Stephen Gottschalk, “Theodicy after Auschwitz and the Reality of God,” Union Seminary Quarterly Review, 1987, nos. 3-4, 77-91.

A powerful repudiation of traditional stereotypes reducing Christian Science to an expression of mindless optimism regarding the human condition:

“[Mrs. Eddy’s theological position] can be understood as a radical answer to the problem of theodicy….[S]he drove home again and again what she saw as the fatal weakness in the theodicy of orthodox Christianity: the belief that a God who was wholly omnipotent and good could be responsible for conditions of sin and suffering….

“The theology of Christian Science has not generally been given significant attention within theological circles, with the notable exception of [Karl] Holl’s and [Karl] Barth’s appraisals. Yet it has not only been embraced by tens of thousands of adherents over the years but embodied through their commitment to spiritual healing-a commitment which has been increasingly shared by other Christian bodies. If any one belief unites those who are presently involved in this practice, it is the conviction that God’s will is against rather than for disease and the suffering it entails. The growing agreement on this point may itself be said to constitute an incipient theodicy….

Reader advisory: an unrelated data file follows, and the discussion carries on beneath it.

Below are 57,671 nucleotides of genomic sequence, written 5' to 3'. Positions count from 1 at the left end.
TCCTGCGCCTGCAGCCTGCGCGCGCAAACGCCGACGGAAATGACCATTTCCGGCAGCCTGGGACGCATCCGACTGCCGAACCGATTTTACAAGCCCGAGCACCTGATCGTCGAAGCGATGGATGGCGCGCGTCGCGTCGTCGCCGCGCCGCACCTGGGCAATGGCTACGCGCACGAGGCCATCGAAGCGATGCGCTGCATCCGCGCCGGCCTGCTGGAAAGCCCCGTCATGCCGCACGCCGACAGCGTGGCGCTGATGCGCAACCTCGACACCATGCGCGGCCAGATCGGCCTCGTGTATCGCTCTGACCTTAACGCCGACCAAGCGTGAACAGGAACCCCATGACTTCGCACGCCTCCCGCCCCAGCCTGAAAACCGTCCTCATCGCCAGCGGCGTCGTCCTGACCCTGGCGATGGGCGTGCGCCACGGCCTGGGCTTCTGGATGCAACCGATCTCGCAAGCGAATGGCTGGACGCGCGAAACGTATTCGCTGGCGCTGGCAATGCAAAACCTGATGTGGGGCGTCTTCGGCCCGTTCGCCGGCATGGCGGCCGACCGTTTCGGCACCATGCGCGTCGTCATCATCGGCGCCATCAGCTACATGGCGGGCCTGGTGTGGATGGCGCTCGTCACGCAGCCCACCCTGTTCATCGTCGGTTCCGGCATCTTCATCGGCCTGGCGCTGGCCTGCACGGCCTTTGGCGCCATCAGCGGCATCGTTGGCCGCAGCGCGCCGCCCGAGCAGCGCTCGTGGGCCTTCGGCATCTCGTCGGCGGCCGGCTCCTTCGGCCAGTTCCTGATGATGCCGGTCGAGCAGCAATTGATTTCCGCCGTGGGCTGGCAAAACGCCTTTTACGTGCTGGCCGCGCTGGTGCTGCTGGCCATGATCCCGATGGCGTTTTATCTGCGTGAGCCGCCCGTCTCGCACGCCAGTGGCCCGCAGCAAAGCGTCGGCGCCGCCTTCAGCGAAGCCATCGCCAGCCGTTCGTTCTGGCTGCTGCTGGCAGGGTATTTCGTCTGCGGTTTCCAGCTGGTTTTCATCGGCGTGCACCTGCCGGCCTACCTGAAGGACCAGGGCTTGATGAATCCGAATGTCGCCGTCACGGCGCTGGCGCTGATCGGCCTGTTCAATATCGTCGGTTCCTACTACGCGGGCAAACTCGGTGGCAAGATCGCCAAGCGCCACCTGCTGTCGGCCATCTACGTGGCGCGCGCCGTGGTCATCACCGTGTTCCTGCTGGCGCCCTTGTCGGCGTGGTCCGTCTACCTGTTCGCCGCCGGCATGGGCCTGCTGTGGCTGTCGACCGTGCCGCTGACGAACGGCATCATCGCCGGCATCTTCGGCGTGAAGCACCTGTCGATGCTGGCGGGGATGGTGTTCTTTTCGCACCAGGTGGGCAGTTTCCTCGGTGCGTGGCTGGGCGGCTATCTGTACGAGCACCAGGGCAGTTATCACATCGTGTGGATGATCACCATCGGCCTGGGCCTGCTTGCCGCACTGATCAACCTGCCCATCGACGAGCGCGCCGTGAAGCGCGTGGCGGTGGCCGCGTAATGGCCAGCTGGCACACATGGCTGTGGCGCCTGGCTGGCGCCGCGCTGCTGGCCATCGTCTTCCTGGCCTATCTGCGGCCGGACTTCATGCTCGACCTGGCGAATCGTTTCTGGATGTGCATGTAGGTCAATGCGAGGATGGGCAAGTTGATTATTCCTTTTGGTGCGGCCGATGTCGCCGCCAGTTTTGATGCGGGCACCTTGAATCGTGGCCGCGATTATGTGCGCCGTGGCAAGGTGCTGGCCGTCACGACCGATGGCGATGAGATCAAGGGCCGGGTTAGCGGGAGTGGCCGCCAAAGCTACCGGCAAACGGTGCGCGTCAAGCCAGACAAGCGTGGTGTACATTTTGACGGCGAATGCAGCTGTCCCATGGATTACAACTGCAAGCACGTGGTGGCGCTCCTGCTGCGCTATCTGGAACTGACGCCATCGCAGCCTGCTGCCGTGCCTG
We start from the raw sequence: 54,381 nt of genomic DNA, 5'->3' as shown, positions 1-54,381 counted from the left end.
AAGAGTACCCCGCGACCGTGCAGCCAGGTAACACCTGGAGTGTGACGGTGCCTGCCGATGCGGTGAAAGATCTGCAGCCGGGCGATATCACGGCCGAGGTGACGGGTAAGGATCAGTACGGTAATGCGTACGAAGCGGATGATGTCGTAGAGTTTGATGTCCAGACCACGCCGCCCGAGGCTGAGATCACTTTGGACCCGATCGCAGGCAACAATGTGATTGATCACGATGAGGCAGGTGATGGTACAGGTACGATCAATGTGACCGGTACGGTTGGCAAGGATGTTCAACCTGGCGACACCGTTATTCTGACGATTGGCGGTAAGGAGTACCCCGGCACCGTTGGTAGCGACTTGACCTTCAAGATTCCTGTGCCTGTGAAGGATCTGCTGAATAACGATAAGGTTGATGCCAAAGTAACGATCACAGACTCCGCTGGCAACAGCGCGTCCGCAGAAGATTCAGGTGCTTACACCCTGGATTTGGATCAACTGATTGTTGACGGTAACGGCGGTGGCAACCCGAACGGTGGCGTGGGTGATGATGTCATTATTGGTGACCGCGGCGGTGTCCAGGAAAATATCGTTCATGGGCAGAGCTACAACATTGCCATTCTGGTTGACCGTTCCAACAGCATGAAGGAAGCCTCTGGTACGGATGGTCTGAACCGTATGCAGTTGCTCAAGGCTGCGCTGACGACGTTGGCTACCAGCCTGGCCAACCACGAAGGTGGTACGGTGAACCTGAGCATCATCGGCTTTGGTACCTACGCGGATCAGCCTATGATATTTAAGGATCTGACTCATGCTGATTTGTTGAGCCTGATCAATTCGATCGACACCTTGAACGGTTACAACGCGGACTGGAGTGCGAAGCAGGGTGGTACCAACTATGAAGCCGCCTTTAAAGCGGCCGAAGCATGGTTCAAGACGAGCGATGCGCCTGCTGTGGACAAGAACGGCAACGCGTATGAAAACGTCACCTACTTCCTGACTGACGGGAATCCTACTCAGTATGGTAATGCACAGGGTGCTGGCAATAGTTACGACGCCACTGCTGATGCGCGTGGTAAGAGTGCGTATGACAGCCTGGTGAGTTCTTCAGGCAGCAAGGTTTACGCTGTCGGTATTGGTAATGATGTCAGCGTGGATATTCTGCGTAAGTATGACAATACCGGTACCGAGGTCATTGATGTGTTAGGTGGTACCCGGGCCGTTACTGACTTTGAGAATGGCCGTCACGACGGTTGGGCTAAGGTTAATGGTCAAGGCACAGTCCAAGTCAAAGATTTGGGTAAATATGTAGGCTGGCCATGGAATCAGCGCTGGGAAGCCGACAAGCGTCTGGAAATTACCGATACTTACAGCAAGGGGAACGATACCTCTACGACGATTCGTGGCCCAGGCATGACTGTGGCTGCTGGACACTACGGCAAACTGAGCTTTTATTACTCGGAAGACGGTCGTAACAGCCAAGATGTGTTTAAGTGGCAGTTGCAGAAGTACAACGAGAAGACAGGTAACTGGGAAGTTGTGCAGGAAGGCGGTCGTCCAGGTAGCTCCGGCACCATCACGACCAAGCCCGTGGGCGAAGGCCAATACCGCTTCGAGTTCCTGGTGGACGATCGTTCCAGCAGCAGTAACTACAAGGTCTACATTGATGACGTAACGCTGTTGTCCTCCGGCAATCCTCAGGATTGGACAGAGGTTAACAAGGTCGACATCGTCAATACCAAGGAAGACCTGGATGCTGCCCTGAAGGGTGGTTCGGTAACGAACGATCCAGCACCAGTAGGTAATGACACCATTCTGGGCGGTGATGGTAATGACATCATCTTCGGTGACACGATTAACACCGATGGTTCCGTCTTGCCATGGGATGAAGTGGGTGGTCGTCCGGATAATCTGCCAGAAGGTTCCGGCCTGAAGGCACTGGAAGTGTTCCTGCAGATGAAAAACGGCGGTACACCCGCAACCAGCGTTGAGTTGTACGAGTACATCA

“The healing practice of Christian Science proceeds from just this view of God’s relation to human suffering. Indeed, by virtue of its very radicalism on this matter, Christian Science defines options and raises questions which have not been settled and which could hardly be so well articulated if its approach to theodicy is not taken into account. One needs to be neither a Barthian nor an advocate of Christian Science to grasp the significance of these questions and to begin thinking about them in different terms from those in which the problem of theodicy has too long been addressed….

“Jesus’ own answer to the problem of theodicy lay in the very fact that he lived, as John Cobb put it, ‘in the white heat generated by the nearness of God.’…

“Given the critical spiritual situation of our time, how else can we avoid a theodicy that is a mere intellectual exercise but by drawing nearer to that fire-source? May not the only possible advance in theodicy lie in taking more seriously than ever before and without qualification… the demands of accepting the Kingdom in its fullness?… In this renewal lies the only possible response to the dilemma of theodicy after Auschwitz.”

(See entire text)